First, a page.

Whilst that is correct in theory, clients don’t always appreciate the perspective the Lender is taking. They really don’t want to take a property into possession if they can help it. as it reflects poorly on the numbers they are required to report each year. In the event of repossession, they then have to go through the long and difficult process of securing the property, insuring it, marketing it, selling it, and paying the surplus of equity (if any) back to the previous owner, in this case Julia.
With this in mind, if there is any reasonable doubt at all, an Underwriter has the discretion to decline an application, even if it is within their own published lending criteria.
We always take great pride in getting our recommendation right the first time, but this one sadly didn’t work out that way due to the Underwriter’s adverse comments at the full application stage. However, we knew this remortgage wasn’t as risky as the Lender had made out, and proceeded with hunting for a deal that she would get accepted on.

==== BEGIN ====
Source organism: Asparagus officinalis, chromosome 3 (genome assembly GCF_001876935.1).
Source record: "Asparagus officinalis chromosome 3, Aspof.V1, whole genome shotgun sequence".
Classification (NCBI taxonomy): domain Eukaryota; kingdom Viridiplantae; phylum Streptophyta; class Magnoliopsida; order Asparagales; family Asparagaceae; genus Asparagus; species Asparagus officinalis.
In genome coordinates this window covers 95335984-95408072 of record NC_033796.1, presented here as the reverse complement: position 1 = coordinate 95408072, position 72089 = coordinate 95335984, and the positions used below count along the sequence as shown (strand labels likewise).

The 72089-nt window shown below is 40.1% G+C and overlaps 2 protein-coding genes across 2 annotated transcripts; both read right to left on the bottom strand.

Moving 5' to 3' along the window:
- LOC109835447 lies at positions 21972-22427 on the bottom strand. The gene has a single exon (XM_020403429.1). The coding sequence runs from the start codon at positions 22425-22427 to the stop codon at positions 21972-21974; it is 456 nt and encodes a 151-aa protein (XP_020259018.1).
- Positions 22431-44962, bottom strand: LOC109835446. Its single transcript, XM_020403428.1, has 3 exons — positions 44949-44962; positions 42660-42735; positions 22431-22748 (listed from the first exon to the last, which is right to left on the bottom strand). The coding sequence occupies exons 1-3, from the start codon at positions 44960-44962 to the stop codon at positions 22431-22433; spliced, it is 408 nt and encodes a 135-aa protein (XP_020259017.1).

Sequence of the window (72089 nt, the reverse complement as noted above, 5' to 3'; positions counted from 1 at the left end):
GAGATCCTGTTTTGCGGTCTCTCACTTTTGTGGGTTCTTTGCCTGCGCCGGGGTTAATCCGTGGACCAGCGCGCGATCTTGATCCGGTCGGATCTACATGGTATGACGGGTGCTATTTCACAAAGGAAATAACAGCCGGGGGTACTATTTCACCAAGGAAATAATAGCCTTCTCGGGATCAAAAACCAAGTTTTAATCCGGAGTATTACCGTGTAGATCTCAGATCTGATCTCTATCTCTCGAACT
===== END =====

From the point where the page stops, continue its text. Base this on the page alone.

Julia seemed deflated and almost defeated, but we went back to the drawing board to find a different Lender. We were incredibly fortunate enough to find one for her and armed with the information we had from the previous Lender, we were able to provide better supporting comments. We’re glad to say this resulted in a successful outcome for Julia!
This wasn’t a step that Julia took lightly. She has now secured debt that was previously unsecured, though she may end up paying back more interest overall, depending on how quickly she can pay off her mortgage.
However, on a short term basis, this has worked out very well for her. She now has had the burden of debt relieved from her shoulders, her credit score has improved, and she can save a little more each month than she previously could.